In The Housekeeper and the Professor, a housekeeper goes to work for a math professor who only has eighty minutes of short term memory. As a result of a car accident in 1975, he can remember everything that happened before it, but now after eighty minutes, his memory is wiped clean and he starts again. Every morning, it's like the housekeeper and the professor have never met. To keep track of all of the things he needs to remember, he creates little notes to himself which he keeps clipped to his suit, including a hand-drawn portrait of the housekeeper and her son, Root. Although he no longer teaches, mathematics remains his life-long passion; math and baseball.
I adored this wonderfully book. It's certainly one of my favourites this year and probably one of the best books I've ever read. To say it's beautifully written, is an understatement. The story enveloped me from the beginning and led me on an emotional roller coaster to the very end. The story was at times heart-breaking, yet it remained hopeful and heart-warming. The professor spends a lot of time explaining mathematics to the housekeeper and her son. Usually I'd find math a little dull, but not the way the professor explains it. His passion is contagious and not only rubs off on the housekeeper and Root, but also me.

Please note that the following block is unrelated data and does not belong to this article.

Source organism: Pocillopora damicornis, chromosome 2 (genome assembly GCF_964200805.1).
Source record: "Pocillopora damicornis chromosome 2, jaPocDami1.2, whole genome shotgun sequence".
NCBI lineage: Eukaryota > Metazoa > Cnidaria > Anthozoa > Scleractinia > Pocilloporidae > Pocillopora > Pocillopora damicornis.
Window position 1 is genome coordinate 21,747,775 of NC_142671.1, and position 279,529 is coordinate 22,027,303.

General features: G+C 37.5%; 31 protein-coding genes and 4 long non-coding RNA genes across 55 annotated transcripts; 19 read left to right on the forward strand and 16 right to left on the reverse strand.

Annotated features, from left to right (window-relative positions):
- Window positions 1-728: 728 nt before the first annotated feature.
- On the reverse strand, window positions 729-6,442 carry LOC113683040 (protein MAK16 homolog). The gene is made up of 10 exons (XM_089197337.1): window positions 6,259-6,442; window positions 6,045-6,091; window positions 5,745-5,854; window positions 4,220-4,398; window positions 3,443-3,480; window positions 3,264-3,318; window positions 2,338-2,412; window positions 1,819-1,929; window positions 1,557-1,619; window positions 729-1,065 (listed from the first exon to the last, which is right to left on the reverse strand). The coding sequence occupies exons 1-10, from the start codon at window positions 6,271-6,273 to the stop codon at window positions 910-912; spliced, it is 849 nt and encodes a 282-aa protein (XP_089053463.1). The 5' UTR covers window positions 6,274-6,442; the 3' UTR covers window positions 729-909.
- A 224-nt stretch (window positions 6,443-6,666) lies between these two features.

The characters were memorable, quite ironic considering the subject matter. All of the characters were fantastic; I'd be hard pressed to name a favourite. Each of them had qualities to admire: the professor had his passion, the housekeeper had her compassion and perseverance. Root, so named by the professor because of his flat head which resembled the symbol for square root, had his maturity despite his age.
Yoko Ogawa shows us how beautiful mathematics can be; how precious our memories are; how relationships can be forges despite seemingly insurmountable obstacles and how baseball can be an obsession. I was especially surprised and pleased to see that the game of baseball did not revolve around the American teams. Who knew that was possible? ;)
Highly recommended. I'll definitely be looking for more of Ogawa's work.
For more information about this book, please visit the Macmillan/Picador website.